(1) Talented and experienced team;
(2) top investment performance; and,
(3) only be one standard deviation removed from a relationship of trust.
Committing a significant amount of our money is important to that trust relationship, as they know we treat their money as if it is our own.
Our LPs include Kensington Venture Fund under the Canadian Venture Capital Action Plan program, the Bank of Montreal (BMO), and a number of high net-worth families that represent in aggregate nearly 50% of the fund.
FinSMEs: Can you share which high net-worth Canadian families are LPs in Whitecap III?
Joe: We cannot as, understandably, they wish to remain anonymous. Suffice to say they are sophisticated and entrepreneurial groups that are known to the family and excited about supporting new innovation. They are also insightful and well-connected groups we hope to reach out to from time to time to tap their knowledge, relationships, and opinions in support of our investment strategy.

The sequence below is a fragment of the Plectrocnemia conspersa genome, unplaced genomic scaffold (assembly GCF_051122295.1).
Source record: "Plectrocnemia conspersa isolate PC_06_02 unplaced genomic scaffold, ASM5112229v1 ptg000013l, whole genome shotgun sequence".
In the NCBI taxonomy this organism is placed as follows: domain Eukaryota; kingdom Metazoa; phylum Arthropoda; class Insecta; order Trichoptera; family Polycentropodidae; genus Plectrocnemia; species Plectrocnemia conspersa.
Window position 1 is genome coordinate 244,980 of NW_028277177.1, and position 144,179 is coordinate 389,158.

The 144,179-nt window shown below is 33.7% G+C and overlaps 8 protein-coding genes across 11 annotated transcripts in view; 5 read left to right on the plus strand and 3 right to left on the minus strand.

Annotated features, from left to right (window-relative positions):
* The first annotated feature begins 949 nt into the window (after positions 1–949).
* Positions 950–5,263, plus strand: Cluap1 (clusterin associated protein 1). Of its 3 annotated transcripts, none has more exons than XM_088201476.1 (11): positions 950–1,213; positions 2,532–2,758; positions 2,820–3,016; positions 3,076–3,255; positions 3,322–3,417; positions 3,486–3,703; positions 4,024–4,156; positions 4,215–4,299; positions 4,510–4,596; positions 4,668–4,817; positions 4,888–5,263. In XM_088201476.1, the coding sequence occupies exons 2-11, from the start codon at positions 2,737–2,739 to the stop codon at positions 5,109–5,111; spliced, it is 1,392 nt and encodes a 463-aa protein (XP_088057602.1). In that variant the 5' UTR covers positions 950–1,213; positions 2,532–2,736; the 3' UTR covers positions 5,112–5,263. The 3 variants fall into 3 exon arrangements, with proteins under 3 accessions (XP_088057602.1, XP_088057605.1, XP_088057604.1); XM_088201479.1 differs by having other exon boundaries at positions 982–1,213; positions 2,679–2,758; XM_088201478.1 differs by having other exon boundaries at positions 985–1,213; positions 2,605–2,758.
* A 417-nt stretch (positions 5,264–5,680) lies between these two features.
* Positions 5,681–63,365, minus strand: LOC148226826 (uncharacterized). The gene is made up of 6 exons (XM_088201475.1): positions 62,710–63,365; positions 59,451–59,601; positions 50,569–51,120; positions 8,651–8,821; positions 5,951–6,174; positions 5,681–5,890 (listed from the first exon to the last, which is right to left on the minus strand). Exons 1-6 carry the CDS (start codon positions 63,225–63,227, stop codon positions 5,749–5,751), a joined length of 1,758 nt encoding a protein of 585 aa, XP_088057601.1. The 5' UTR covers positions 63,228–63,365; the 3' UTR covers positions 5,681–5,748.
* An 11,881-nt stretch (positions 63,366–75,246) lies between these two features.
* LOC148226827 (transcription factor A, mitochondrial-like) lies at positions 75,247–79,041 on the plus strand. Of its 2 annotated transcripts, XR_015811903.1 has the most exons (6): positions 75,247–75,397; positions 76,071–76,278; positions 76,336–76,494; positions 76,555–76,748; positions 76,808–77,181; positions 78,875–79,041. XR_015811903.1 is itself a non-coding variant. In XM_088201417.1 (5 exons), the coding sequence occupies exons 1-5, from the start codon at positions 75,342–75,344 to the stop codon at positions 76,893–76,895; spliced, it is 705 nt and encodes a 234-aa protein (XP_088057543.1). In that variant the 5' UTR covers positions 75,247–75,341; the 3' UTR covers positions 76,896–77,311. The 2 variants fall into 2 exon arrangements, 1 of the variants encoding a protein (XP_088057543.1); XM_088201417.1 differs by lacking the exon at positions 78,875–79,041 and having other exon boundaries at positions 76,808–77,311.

FinSMEs: what’s the fund (overall) strategy?
Joe: We are looking to invest in companies that are ready for Series A funding, but we are not limited to that (we expect to invest in selective seed and later stage opportunities). We like to focus on special people driving the next innovation cycle for our target areas of focus, which are ICT, med tech and food tech; companies that have the wherewithal to define and lead new product categories. Having a seat on the board and a productive relationship with management is a must for all our investments, as it is core to a high touch, value-add operating model that influences strategy, corporate and business development work, team mentoring or team building work, etc. in partnership with the management team.